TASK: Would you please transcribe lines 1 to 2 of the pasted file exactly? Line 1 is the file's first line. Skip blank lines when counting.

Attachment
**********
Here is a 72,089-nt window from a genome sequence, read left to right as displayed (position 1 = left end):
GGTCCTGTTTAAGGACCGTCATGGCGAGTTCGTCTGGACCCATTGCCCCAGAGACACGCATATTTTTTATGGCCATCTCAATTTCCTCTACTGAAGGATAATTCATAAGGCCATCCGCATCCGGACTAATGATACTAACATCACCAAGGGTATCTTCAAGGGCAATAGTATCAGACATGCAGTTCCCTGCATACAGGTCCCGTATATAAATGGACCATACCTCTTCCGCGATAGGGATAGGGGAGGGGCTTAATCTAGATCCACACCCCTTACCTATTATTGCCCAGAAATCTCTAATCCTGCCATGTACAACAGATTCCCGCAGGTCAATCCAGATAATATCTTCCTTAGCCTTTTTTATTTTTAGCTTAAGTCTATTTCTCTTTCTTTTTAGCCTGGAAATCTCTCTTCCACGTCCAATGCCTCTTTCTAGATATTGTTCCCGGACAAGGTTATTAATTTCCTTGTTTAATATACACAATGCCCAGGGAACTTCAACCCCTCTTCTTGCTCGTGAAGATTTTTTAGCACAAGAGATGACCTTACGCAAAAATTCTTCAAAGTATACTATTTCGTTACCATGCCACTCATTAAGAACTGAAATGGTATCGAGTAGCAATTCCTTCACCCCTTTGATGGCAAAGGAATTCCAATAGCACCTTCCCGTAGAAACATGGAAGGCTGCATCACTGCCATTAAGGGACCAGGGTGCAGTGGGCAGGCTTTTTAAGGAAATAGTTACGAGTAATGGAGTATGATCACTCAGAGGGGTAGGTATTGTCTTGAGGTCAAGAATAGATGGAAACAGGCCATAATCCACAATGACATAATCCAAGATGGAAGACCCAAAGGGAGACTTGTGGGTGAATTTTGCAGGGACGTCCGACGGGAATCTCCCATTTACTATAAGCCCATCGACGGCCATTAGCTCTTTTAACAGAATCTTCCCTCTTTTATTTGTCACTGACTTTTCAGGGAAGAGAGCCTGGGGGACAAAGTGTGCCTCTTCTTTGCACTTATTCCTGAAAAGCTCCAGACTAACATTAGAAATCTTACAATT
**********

Here is a 72,089-nt window from a genome sequence, read left to right as displayed (position 1 = left end):
GGTCCTGTTTAAGGACCGTCATGGCGAGTTCGTCTGGACCCATTGCCCCAGAGACACGCATATTTTTTATGGCCATCTCAATTTCCTCTACTGAAGGATAATTCATAAGGCCATCCGCATCCGGACTAATGATACTAACATCACCAAGGGTATCTTCAAGGGCAATAGTATCAGACATGCAGTTCCCTGCATACAGGTCCCGTATATAAATGGACCATACCTCTTCCGCGATAGGGATAGGGGAGGGGCTTAATCTAGATCCACACCCCTTACCTATTATTGCCCAGAAATCTCTAATCCTGCCATGTACAACAGATTCCCGCAGGTCAATCCAGATAATATCTTCCTTAGCCTTTTTTATTTTTAGCTTAAGTCTATTTCTCTTTCTTTTTAGCCTGGAAATCTCTCTTCCACGTCCAATGCCTCTTTCTAGATATTGTTCCCGGACAAGGTTATTAATTTCCTTGTTTAATATACACAATGCCCAGGGAACTTCAACCCCTCTTCTTGCTCGTGAAGATTTTTTAGCACAAGAGATGACCTTACGCAAAAATTCTTCAAAGTATACTATTTCGTTACCATGCCACTCATTAAGAACTGAAATGGTATCGAGTAGCAATTCCTTCACCCCTTTGATGGCAAAGGAATTCCAATAGCACCTTCCCGTAGAAACATGGAAGGCTGCATCACTGCCATTAAGGGACCAGGGTGCAGTGGGCAGGCTTTTTAAGGAAATAGTTACGAGTAATGGAGTATGATCACTCAGAGGGGTAGGTATTGTCTTGAGGTCAAGAATAGATGGAAACAGGCCATAATCCACAATGACATAATCCAAGATGGAAGACCCAAAGGGAGACTTGTGGGTGAATTTTGCAGGGACGTCCGACGGGAATCTCCCATTTACTATAAGCCCATCGACGGCCATTAGCTCTTTTAACAGAATCTTCCCTCTTTTATTTGTCACTGACTTTTCAGGGAAGAGAGCCTGGGGGACAAAGTGTGCCTCTTCTTTGCACTTATTCCTGAAAAGCTCCAGACTAACATTAGAAATCTTACAATT